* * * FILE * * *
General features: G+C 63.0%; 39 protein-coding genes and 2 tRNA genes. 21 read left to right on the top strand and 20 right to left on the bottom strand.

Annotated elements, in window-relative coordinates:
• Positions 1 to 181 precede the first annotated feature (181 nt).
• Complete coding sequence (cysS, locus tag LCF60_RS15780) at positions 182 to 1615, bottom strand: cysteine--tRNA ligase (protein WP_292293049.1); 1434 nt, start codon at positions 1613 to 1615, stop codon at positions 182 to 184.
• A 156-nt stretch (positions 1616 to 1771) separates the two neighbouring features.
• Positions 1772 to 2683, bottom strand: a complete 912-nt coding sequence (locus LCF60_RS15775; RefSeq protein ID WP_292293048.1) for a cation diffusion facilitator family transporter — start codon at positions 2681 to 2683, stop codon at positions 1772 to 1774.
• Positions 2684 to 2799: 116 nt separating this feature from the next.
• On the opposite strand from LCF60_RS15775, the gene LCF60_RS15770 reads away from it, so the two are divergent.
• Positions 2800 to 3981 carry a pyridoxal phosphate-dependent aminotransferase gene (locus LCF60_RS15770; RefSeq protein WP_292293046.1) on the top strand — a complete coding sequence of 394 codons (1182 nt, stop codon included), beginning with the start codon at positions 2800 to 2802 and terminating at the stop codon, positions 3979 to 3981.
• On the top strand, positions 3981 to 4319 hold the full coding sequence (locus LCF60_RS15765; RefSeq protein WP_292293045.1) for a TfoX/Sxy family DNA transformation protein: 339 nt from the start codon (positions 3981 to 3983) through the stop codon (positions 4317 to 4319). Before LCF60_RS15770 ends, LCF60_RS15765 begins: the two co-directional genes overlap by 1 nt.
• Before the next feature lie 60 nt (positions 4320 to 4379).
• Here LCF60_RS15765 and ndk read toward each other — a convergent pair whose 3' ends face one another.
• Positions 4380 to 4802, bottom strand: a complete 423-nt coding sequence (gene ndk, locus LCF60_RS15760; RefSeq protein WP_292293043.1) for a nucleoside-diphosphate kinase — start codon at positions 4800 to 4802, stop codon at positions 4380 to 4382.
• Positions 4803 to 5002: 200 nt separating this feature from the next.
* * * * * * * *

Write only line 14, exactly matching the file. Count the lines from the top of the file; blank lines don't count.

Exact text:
• Positions 4803 to 5002: 200 nt separating this feature from the next.